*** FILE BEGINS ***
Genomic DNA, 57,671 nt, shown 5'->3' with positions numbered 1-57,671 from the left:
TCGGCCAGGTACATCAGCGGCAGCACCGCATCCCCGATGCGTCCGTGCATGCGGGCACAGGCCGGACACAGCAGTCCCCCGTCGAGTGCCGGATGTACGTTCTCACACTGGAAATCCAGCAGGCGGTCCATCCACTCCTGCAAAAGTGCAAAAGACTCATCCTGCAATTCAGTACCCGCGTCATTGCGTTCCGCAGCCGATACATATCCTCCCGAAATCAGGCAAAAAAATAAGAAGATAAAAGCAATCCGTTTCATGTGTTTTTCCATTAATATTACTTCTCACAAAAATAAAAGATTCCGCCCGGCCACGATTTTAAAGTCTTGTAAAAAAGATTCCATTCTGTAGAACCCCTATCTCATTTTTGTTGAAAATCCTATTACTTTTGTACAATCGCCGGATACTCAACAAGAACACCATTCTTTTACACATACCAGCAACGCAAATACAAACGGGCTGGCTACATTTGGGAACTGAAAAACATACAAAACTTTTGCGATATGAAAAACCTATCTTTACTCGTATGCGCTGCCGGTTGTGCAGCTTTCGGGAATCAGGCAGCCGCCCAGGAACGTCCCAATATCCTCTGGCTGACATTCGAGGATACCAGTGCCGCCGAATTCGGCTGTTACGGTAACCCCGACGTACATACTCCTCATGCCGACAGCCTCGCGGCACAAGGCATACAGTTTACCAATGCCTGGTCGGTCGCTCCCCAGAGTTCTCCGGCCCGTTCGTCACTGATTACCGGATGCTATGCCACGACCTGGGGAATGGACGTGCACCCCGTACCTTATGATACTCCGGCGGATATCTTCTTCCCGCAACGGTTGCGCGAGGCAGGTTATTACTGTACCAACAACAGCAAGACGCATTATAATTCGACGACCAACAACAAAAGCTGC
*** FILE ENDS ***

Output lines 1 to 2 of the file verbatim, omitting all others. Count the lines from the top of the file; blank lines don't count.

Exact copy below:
Genomic DNA, 57,671 nt, shown 5'->3' with positions numbered 1-57,671 from the left:
TCGGCCAGGTACATCAGCGGCAGCACCGCATCCCCGATGCGTCCGTGCATGCGGGCACAGGCCGGACACAGCAGTCCCCCGTCGAGTGCCGGATGTACGTTCTCACACTGGAAATCCAGCAGGCGGTCCATCCACTCCTGCAAAAGTGCAAAAGACTCATCCTGCAATTCAGTACCCGCGTCATTGCGTTCCGCAGCCGATACATATCCTCCCGAAATCAGGCAAAAAAATAAGAAGATAAAAGCAATCCGTTTCATGTGTTTTTCCATTAATATTACTTCTCACAAAAATAAAAGATTCCGCCCGGCCACGATTTTAAAGTCTTGTAAAAAAGATTCCATTCTGTAGAACCCCTATCTCATTTTTGTTGAAAATCCTATTACTTTTGTACAATCGCCGGATACTCAACAAGAACACCATTCTTTTACACATACCAGCAACGCAAATACAAACGGGCTGGCTACATTTGGGAACTGAAAAACATACAAAACTTTTGCGATATGAAAAACCTATCTTTACTCGTATGCGCTGCCGGTTGTGCAGCTTTCGGGAATCAGGCAGCCGCCCAGGAACGTCCCAATATCCTCTGGCTGACATTCGAGGATACCAGTGCCGCCGAATTCGGCTGTTACGGTAACCCCGACGTACATACTCCTCATGCCGACAGCCTCGCGGCACAAGGCATACAGTTTACCAATGCCTGGTCGGTCGCTCCCCAGAGTTCTCCGGCCCGTTCGTCACTGATTACCGGATGCTATGCCACGACCTGGGGAATGGACGTGCACCCCGTACCTTATGATACTCCGGCGGATATCTTCTTCCCGCAACGGTTGCGCGAGGCAGGTTATTACTGTACCAACAACAGCAAGACGCATTATAATTCGACGACCAACAACAAAAGCTGC